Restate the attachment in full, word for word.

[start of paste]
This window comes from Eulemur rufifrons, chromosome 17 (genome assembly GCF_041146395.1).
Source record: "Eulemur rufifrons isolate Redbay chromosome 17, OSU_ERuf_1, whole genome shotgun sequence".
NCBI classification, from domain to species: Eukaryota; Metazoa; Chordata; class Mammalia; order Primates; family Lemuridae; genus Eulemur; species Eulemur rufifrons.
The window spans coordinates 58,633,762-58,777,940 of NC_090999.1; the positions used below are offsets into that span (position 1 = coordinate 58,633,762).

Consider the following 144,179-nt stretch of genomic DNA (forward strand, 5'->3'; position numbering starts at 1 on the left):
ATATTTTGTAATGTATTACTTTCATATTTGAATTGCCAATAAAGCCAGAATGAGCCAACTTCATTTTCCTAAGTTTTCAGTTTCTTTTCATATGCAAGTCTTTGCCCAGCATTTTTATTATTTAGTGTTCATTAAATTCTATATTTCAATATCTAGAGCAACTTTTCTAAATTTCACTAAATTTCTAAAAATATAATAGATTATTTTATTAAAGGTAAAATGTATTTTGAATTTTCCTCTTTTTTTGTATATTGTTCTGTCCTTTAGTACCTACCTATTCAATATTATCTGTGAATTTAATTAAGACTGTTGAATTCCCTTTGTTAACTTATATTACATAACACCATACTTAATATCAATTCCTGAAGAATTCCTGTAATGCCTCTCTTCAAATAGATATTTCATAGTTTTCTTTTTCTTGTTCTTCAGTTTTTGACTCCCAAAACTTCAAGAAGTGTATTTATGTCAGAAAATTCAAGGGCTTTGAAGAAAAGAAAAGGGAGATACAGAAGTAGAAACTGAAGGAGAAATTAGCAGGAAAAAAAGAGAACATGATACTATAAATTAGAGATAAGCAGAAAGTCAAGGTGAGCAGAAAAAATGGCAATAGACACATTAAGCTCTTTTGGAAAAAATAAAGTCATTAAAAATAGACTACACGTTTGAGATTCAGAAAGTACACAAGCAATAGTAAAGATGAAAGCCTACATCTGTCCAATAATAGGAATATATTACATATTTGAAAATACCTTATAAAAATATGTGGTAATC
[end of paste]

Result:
This window comes from Eulemur rufifrons, chromosome 17 (genome assembly GCF_041146395.1).
Source record: "Eulemur rufifrons isolate Redbay chromosome 17, OSU_ERuf_1, whole genome shotgun sequence".
NCBI classification, from domain to species: Eukaryota; Metazoa; Chordata; class Mammalia; order Primates; family Lemuridae; genus Eulemur; species Eulemur rufifrons.
The window spans coordinates 58,633,762-58,777,940 of NC_090999.1; the positions used below are offsets into that span (position 1 = coordinate 58,633,762).

Consider the following 144,179-nt stretch of genomic DNA (forward strand, 5'->3'; position numbering starts at 1 on the left):
ATATTTTGTAATGTATTACTTTCATATTTGAATTGCCAATAAAGCCAGAATGAGCCAACTTCATTTTCCTAAGTTTTCAGTTTCTTTTCATATGCAAGTCTTTGCCCAGCATTTTTATTATTTAGTGTTCATTAAATTCTATATTTCAATATCTAGAGCAACTTTTCTAAATTTCACTAAATTTCTAAAAATATAATAGATTATTTTATTAAAGGTAAAATGTATTTTGAATTTTCCTCTTTTTTTGTATATTGTTCTGTCCTTTAGTACCTACCTATTCAATATTATCTGTGAATTTAATTAAGACTGTTGAATTCCCTTTGTTAACTTATATTACATAACACCATACTTAATATCAATTCCTGAAGAATTCCTGTAATGCCTCTCTTCAAATAGATATTTCATAGTTTTCTTTTTCTTGTTCTTCAGTTTTTGACTCCCAAAACTTCAAGAAGTGTATTTATGTCAGAAAATTCAAGGGCTTTGAAGAAAAGAAAAGGGAGATACAGAAGTAGAAACTGAAGGAGAAATTAGCAGGAAAAAAAGAGAACATGATACTATAAATTAGAGATAAGCAGAAAGTCAAGGTGAGCAGAAAAAATGGCAATAGACACATTAAGCTCTTTTGGAAAAAATAAAGTCATTAAAAATAGACTACACGTTTGAGATTCAGAAAGTACACAAGCAATAGTAAAGATGAAAGCCTACATCTGTCCAATAATAGGAATATATTACATATTTGAAAATACCTTATAAAAATATGTGGTAATC